UBI Blockchain Internet (UBIA): First the SEC trading suspension, now the settlement

Yesterday (July 2, 2018) the SEC filed suit against and then settled with “attorney T.J. Jesky and his law firm’s business affairs manager, Mark F. DeStefano,” for “violating the registration provisions of the federal securities laws” when they sold UBI Blockchain Internet (UBIA) stock. See the complaint (pdf).

The SEC had previously suspended trading (pdf) in UBIA from January 5th to January 23rd, 2018. The reason for the suspension at the time was:

(i) questions regarding the accuracy of assertions, since at least September 2017, by UBIA in filings with the Commission regarding the company’s business operations; and (ii) concerns about recent, unusual and unexplained market activity in the company’s Class A common stock since
at least November 2017

UBIA daily candlestick chart over last 8 months (click to enlarge):

Here are some details from the complaint:

1. This action seeks to enjoin further illegal conduct by, and obtain certain other relief from, Defendants Jesky and Destefano, who collectively illegally obtained approximately
$1.4 million in a ten-day period from their unlawful offers and sales of securities into the public market of UBI Blockchain Internet Ltd., which trades under the ticker symbol UBIA (“UBIA”). Even though the Defendants were required under the registration statement to sell their shares at a specific price that had been reported to the Commission and to the investing public, Defendants nonetheless sold their shares in the market for as much as thirteen times the required price.

2. From about 2010 through 2016, UBIA was a shell company that claimed to be in the business of designing climate controlled units for the distributed production of energy. In
early 2017, however, UBIA announced that it had entered a new business, to engage in “the research and application of blockchain technology with a focus on the Internet of things covering food, drugs and healthcare.” The Defendants have been associated with UBIA since at least 2011.

3. In October 2017, the Defendants arranged to receive UBIA shares in return for legal services rendered to UBIA by Jesky’s law firm, including the firm’s preparation of a
registration statement with the Commission. Pursuant to that registration statement, UBIA sought to register the public resale of certain shares, including the shares issued to Jesky and DeStefano. The registration statement prepared by the Jesky firm required that all Class A shares sold pursuant to the registration statement had to be sold at a fixed price of $3.70 per share.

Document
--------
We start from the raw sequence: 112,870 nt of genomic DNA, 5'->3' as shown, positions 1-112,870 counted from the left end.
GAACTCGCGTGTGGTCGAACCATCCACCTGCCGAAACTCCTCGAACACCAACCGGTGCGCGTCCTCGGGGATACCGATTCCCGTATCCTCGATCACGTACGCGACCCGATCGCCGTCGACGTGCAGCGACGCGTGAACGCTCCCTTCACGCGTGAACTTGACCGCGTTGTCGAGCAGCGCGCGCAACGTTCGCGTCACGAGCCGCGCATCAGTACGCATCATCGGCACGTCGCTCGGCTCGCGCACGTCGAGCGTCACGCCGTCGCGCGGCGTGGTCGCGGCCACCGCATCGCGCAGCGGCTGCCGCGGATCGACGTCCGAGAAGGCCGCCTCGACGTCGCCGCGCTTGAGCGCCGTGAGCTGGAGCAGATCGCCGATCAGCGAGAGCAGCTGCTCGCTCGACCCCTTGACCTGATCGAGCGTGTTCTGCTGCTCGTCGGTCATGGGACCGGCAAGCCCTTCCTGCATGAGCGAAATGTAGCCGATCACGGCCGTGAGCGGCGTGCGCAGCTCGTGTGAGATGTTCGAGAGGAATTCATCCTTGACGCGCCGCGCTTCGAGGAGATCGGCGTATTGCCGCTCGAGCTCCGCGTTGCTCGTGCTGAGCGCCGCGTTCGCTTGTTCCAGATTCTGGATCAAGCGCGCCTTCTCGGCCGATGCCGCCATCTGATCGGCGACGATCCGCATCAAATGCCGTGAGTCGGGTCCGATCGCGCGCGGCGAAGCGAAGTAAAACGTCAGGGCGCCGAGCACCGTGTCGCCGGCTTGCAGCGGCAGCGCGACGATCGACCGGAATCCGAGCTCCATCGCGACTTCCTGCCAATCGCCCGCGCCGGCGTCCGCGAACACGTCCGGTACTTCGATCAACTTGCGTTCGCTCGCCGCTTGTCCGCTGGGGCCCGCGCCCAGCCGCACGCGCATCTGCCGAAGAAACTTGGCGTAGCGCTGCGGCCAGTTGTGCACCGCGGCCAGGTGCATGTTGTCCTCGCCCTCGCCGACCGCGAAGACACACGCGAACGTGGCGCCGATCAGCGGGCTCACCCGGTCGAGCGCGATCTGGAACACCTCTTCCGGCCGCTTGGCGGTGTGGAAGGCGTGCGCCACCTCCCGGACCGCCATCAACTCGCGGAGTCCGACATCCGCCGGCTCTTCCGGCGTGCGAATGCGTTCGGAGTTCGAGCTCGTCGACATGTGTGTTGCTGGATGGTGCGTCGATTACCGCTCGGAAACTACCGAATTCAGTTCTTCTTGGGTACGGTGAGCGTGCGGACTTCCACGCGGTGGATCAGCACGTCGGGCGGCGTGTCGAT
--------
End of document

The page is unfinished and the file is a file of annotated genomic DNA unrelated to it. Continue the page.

4. Inexplicably, UBIA’s stock experienced a dramatic increase after the Defendants acquired their shares, rising from approximately $4.00 per share on November 20, 2017 to a high of approximately $115.00 on December 15, 2017, even though UBIA had not issued any news releases that would have explained such an increase. As soon as the registration statement was declared effective on December 22,
2017, the Defendants began to unlawfully sell their shares at prices far in excess of the $3.70 price required by the registration statement. Between December 26, 2017 and January 5, 2018,

Defendants sold more than 50,000 of their UBIA shares into the public over-the-counter market (“OTC”). Jesky sold 24,995 UBIA shares at prices between $21.12 and $48.13, for total proceeds of $766,036. DeStefano sold 26,000 UBIA shares at prices between $21.56 and $48.40, for total proceeds of $798,473.

6. The Defendants’ unlawful sales only stopped when the Commission suspended trading in UBIA stock on January 8, 2018, based on questions about the accuracy of assertions in
UBIA’s SEC filings and the recent, unusual market activity in the company’s stock.

7. Defendants’ offers and sales of UBIA securities between December 26, 2017 and January 5, 2018, none of which were made at the fixed price of $3.70 required by the registration
statement filed with the Commission, were in violation of Sections 5(a) and (c) of the Securities Act of 1933 [15 U.S.C. § 77e(a) & (c)].

The settlement is a typical SEC settlement:

Without admitting or denying the allegations in the SEC’s complaint, Jesky and DeStefano agreed to return approximately $1.4 million of allegedly ill-gotten gains, pay $188,682 in penalties, and be subject to permanent injunctions.  The settlement is subject to the court’s approval.

 

Disclaimer. No position in any stock mentioned and I have no relationship with anyone mentioned in this post. This blog has a terms of use that is incorporated by reference into this post; you can find all my disclaimers and disclosures there as well.

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